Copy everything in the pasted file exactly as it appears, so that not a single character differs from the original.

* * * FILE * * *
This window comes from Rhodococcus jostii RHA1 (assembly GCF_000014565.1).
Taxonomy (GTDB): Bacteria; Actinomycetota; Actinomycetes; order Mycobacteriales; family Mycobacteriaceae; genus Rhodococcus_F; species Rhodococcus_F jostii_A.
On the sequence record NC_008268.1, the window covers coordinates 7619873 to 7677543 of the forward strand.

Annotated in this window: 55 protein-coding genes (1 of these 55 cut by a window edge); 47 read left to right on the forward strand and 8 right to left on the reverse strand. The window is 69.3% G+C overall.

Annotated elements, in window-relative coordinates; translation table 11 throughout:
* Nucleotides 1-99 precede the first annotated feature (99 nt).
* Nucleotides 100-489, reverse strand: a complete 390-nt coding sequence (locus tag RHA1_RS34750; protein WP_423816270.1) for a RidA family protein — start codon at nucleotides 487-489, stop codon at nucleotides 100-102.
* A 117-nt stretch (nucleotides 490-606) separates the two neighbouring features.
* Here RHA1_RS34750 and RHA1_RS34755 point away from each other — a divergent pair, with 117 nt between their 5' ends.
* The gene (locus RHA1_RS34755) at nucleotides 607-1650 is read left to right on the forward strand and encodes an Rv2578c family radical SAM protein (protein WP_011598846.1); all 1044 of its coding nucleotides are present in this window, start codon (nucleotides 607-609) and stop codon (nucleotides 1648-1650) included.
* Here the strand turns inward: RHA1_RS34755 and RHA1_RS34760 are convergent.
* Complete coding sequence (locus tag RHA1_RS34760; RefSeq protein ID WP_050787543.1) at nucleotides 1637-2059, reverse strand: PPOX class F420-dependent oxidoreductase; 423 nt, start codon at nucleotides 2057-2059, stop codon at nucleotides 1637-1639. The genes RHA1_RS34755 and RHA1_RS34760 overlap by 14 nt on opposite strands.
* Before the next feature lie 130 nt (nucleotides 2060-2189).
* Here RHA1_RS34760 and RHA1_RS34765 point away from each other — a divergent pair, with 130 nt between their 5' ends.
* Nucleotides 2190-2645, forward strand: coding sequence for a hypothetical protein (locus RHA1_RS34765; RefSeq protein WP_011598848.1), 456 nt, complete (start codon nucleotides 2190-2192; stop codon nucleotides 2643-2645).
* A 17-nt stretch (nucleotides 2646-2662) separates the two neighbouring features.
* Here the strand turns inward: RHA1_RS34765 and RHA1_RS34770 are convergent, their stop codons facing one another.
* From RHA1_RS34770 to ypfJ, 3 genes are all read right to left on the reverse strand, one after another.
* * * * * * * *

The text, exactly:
This window comes from Rhodococcus jostii RHA1 (assembly GCF_000014565.1).
Taxonomy (GTDB): Bacteria; Actinomycetota; Actinomycetes; order Mycobacteriales; family Mycobacteriaceae; genus Rhodococcus_F; species Rhodococcus_F jostii_A.
On the sequence record NC_008268.1, the window covers coordinates 7619873 to 7677543 of the forward strand.

Annotated in this window: 55 protein-coding genes (1 of these 55 cut by a window edge); 47 read left to right on the forward strand and 8 right to left on the reverse strand. The window is 69.3% G+C overall.

Annotated elements, in window-relative coordinates; translation table 11 throughout:
* Nucleotides 1-99 precede the first annotated feature (99 nt).
* Nucleotides 100-489, reverse strand: a complete 390-nt coding sequence (locus tag RHA1_RS34750; protein WP_423816270.1) for a RidA family protein — start codon at nucleotides 487-489, stop codon at nucleotides 100-102.
* A 117-nt stretch (nucleotides 490-606) separates the two neighbouring features.
* Here RHA1_RS34750 and RHA1_RS34755 point away from each other — a divergent pair, with 117 nt between their 5' ends.
* The gene (locus RHA1_RS34755) at nucleotides 607-1650 is read left to right on the forward strand and encodes an Rv2578c family radical SAM protein (protein WP_011598846.1); all 1044 of its coding nucleotides are present in this window, start codon (nucleotides 607-609) and stop codon (nucleotides 1648-1650) included.
* Here the strand turns inward: RHA1_RS34755 and RHA1_RS34760 are convergent.
* Complete coding sequence (locus tag RHA1_RS34760; RefSeq protein ID WP_050787543.1) at nucleotides 1637-2059, reverse strand: PPOX class F420-dependent oxidoreductase; 423 nt, start codon at nucleotides 2057-2059, stop codon at nucleotides 1637-1639. The genes RHA1_RS34755 and RHA1_RS34760 overlap by 14 nt on opposite strands.
* Before the next feature lie 130 nt (nucleotides 2060-2189).
* Here RHA1_RS34760 and RHA1_RS34765 point away from each other — a divergent pair, with 130 nt between their 5' ends.
* Nucleotides 2190-2645, forward strand: coding sequence for a hypothetical protein (locus RHA1_RS34765; RefSeq protein WP_011598848.1), 456 nt, complete (start codon nucleotides 2190-2192; stop codon nucleotides 2643-2645).
* A 17-nt stretch (nucleotides 2646-2662) separates the two neighbouring features.
* Here the strand turns inward: RHA1_RS34765 and RHA1_RS34770 are convergent, their stop codons facing one another.
* From RHA1_RS34770 to ypfJ, 3 genes are all read right to left on the reverse strand, one after another.